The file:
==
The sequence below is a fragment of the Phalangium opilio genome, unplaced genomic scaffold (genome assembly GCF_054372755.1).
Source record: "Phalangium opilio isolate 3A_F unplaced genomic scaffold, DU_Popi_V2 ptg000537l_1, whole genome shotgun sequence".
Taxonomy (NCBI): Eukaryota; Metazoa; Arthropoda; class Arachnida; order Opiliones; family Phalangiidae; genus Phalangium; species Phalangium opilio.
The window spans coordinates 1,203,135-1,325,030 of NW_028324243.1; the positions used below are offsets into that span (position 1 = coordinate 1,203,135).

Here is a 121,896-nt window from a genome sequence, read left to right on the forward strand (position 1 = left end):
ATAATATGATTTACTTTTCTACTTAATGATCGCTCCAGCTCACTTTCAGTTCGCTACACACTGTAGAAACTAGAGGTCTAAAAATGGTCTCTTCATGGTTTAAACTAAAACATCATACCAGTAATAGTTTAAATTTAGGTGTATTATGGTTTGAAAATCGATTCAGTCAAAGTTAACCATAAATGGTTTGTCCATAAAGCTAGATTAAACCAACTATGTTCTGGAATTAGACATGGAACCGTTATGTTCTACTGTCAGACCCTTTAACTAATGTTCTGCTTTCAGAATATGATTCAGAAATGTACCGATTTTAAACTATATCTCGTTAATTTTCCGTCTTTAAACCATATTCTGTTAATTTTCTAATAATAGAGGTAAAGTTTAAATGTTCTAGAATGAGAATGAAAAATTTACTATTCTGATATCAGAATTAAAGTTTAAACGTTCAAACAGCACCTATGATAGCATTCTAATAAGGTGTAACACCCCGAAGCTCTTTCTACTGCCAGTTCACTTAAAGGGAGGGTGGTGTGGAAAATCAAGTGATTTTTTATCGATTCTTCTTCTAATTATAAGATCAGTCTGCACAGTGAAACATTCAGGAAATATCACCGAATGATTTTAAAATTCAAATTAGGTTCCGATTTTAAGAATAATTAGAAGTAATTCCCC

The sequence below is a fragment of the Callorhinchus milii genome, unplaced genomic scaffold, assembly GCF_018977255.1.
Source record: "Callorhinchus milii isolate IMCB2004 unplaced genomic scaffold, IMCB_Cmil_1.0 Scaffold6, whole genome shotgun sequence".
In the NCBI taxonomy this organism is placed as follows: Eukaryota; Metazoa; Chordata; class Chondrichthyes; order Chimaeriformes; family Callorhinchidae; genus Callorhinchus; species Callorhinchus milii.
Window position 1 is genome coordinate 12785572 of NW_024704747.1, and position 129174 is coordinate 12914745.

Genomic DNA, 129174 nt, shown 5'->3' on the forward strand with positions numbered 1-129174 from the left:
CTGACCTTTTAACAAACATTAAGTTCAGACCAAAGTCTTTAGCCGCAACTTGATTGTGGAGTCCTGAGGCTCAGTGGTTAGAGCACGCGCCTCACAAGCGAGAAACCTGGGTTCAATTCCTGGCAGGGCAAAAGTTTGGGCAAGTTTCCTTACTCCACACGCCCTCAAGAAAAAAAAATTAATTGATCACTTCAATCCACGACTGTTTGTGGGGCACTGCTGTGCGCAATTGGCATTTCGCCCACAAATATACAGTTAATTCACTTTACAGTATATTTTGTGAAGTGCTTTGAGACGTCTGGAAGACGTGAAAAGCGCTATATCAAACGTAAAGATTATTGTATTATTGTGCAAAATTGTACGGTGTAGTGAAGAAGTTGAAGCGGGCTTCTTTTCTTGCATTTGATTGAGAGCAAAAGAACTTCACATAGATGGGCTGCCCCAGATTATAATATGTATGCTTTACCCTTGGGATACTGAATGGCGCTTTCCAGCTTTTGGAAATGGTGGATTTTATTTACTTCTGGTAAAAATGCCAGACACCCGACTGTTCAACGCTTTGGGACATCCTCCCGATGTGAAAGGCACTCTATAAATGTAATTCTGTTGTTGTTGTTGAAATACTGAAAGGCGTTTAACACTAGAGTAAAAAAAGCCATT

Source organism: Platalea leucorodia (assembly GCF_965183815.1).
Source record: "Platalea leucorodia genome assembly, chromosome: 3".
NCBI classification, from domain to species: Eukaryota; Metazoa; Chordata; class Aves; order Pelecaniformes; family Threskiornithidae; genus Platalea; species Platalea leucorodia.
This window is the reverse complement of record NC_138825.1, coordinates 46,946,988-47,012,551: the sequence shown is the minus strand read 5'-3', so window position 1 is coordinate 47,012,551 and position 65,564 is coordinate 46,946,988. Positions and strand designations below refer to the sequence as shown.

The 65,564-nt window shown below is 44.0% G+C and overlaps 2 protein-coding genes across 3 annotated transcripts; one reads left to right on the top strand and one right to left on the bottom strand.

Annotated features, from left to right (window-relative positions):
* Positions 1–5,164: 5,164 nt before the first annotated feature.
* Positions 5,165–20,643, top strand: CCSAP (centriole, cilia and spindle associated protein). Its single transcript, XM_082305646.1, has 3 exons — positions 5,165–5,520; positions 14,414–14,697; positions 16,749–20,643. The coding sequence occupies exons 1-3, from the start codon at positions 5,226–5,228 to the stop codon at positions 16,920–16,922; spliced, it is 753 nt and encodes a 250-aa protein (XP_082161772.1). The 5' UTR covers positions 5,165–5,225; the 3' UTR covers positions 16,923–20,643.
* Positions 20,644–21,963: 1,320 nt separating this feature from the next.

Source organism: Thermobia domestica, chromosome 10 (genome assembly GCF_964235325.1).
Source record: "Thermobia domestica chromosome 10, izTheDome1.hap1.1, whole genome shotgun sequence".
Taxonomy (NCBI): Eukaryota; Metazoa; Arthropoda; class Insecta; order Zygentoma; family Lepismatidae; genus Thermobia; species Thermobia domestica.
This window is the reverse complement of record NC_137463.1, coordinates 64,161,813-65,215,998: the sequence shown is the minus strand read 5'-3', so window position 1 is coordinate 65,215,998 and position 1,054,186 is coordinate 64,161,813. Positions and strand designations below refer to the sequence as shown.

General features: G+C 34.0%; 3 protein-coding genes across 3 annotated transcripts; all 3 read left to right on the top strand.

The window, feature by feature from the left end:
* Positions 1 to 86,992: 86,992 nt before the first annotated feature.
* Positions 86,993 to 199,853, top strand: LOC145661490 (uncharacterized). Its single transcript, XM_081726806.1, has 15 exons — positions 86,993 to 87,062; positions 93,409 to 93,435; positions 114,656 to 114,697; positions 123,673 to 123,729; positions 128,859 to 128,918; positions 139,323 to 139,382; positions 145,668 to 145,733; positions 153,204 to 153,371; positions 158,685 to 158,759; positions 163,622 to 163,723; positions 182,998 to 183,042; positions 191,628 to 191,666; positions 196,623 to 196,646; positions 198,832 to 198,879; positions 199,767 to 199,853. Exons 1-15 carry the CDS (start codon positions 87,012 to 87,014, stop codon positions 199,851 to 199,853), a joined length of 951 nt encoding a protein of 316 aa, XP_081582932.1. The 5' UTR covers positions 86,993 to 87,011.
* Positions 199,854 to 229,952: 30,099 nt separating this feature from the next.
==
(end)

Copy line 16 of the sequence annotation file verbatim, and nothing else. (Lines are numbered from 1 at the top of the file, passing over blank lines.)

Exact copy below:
This window is the reverse complement of record NC_138825.1, coordinates 46,946,988-47,012,551: the sequence shown is the minus strand read 5'-3', so window position 1 is coordinate 47,012,551 and position 65,564 is coordinate 46,946,988. Positions and strand designations below refer to the sequence as shown.